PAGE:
I first heard about this book on Twitter, The Help by Kathryn Stockett. A personality I admire said it was the best book of the year. I don’t know for sure why I believed her when people tweet similar things about interesting sounding books all the time. It might have been how emphatic she was. Or the fact that she reiterated it every time she re-tweeted that someone new was starting to read it. Or the fact that since I believed her I gave it to my mom as a gift before I’d even read it myself and Mom loved it. Or that Mom then passed it on to friends. And being passed on to your friends is of course the highest compliment ANY book can receive.
At any rate, I not only believed that woman. I really, really believed her.
Our town used to have a Golden Corral, and I remember one Sunday after church eating there with our friends Lee and Lori. We’d all eaten more than we knew we actually needed, and I remember Lori and my sister, Felicity, making the joke that we ate the Golden Corral buffet like we were never going to be served food that wonderful ever again.
That’s the way I devoured this book. I started it one day and feasted on it as quickly as possible yet still attempting to take in every single morsel. I did that because I was convinced it would fill a reading hole for me, that it would make me a better person, and that it would make me a better writer. And in some ways, I think it did.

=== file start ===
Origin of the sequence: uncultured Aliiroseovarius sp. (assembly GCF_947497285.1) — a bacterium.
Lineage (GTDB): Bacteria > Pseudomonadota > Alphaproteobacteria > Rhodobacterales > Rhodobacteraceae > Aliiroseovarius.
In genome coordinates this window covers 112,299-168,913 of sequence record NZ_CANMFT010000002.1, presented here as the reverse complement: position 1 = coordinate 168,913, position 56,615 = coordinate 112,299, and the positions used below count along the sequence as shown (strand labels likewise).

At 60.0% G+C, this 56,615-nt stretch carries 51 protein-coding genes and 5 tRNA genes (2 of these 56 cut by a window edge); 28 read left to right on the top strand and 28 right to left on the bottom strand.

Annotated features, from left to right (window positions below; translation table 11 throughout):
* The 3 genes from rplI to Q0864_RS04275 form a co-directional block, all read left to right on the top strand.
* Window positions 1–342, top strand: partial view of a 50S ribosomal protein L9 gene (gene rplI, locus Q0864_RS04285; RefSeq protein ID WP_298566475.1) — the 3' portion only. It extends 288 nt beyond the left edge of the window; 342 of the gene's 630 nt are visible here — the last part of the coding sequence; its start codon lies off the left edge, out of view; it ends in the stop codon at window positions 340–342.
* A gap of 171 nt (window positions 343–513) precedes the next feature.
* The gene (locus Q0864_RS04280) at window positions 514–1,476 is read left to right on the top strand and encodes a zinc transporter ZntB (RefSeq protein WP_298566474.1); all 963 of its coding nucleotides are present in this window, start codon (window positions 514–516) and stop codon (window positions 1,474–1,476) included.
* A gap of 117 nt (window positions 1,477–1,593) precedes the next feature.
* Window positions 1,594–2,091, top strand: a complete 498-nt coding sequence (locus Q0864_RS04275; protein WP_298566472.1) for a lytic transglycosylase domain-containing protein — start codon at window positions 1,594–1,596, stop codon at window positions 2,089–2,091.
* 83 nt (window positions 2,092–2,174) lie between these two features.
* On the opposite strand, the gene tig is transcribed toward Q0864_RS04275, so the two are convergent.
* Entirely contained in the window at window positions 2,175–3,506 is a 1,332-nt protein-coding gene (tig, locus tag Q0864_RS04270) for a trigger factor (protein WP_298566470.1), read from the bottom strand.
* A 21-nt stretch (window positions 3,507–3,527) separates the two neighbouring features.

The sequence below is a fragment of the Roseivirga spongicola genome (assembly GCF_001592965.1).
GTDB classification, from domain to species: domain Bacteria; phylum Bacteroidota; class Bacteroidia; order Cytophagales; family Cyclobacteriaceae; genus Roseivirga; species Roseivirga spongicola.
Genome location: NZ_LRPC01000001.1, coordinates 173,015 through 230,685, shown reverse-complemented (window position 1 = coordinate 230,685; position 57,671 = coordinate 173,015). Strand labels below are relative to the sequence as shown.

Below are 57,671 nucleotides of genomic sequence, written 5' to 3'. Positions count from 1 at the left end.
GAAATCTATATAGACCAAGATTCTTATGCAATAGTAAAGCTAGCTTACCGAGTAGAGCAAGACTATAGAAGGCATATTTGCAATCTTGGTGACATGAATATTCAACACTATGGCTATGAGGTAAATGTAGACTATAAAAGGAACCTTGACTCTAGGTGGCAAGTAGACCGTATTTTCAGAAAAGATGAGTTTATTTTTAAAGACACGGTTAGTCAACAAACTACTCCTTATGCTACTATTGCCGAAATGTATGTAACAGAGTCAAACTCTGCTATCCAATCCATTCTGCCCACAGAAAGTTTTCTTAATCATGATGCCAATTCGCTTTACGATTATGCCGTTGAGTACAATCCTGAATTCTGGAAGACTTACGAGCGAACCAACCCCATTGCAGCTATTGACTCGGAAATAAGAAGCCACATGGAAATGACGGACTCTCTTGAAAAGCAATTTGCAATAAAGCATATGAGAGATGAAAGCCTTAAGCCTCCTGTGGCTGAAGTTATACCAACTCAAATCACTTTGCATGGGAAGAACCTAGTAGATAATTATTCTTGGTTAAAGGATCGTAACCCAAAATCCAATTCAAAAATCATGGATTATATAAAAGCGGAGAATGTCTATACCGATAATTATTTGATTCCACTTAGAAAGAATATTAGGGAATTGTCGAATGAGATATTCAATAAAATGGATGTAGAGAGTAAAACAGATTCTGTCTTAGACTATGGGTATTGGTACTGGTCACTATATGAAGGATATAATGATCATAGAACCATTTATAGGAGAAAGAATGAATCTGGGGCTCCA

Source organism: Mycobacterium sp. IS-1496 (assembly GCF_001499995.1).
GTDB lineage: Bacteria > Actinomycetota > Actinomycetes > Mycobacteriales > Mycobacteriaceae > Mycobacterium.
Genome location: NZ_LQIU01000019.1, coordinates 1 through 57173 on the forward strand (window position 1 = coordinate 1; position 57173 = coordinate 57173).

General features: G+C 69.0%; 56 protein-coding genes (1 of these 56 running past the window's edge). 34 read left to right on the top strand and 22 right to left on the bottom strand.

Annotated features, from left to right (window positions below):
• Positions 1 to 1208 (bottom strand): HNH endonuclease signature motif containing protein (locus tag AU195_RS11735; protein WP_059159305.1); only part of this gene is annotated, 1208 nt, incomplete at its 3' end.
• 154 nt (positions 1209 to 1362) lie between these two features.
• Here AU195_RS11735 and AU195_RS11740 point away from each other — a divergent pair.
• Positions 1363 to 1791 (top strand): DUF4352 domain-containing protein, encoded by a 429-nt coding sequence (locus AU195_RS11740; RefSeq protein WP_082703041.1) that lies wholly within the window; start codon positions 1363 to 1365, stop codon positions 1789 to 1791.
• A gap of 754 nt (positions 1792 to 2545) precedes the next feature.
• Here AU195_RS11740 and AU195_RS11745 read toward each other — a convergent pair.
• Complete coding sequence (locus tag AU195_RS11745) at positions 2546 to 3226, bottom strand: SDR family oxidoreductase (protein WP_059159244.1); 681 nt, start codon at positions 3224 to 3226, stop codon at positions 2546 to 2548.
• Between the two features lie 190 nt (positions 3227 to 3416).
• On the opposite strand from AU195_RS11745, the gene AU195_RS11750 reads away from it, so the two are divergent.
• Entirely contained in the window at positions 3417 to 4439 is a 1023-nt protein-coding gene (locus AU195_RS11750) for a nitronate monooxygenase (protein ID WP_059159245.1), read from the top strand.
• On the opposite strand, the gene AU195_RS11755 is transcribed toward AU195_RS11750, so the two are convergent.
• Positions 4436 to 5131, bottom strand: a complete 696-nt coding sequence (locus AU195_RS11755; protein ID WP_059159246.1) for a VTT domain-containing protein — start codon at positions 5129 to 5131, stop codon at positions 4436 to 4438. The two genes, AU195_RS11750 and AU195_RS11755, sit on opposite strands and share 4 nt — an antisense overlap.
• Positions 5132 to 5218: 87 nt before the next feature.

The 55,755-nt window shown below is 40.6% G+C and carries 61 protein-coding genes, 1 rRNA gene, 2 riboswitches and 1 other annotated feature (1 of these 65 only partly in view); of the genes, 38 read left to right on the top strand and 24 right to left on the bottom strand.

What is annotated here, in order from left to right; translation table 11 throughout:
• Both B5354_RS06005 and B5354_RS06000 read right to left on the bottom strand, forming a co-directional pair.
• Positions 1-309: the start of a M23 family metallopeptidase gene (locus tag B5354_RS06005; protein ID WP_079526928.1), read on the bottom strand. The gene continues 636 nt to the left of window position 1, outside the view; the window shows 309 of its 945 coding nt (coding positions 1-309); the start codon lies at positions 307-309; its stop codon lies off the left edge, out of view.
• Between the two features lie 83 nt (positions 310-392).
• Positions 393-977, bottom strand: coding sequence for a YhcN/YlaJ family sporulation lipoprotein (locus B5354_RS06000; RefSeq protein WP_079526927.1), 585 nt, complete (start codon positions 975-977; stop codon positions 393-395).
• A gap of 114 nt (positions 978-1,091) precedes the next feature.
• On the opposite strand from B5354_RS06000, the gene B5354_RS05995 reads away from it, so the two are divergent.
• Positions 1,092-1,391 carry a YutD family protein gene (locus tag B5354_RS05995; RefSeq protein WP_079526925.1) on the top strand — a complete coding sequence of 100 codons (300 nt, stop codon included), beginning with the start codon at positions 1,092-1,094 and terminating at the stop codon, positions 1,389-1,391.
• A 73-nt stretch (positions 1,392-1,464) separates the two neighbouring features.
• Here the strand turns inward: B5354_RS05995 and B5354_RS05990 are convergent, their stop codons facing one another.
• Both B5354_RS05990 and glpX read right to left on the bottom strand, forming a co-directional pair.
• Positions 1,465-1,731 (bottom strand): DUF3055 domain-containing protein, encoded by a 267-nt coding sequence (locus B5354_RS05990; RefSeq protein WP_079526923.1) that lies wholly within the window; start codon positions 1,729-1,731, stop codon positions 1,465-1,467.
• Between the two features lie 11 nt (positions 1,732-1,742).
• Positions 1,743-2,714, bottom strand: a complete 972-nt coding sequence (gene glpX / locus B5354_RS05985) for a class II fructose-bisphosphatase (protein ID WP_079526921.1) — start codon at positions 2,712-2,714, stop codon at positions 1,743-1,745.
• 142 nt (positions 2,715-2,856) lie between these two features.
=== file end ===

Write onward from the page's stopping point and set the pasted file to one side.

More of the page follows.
The book is narrated by one young white woman, and two black maids in Jackson, Mississippi, during the early sixties. It’s got the tension you can imagine from that scenario, the complexity of friendship, the ugliness of prejudice and the subtle everywhere-ness of it. And as I read, I was engrossed and in suspense as to how it would end and in the depths of despair because I felt certain that if I couldn’t write a book exactly like this one I may as well not write any at all.
And then it ended – not overwhelmingly triumphant as I’d hoped, but beautifully – and I read the author’s note at the back, and that’s when it happened. That’s when I became a better person and a better writer. Because I realized it was true – I couldn’t have written this story. It was Kathryn Stockett’s to write. Her life had been leading her to write it since she was a tiny child being told by her own black maid, “You are beautiful.” And I don’t know yet what stories I’m supposed to write. And there’s little chance they will matter in the world of literature quite like this one has. But they’ll be mine. They’ll be the ones I was meant to put on paper, and they’ll make me proud. Especially if I can someday learn to write my stories as honestly and with as much depth as Kathryn Stockett wrote hers.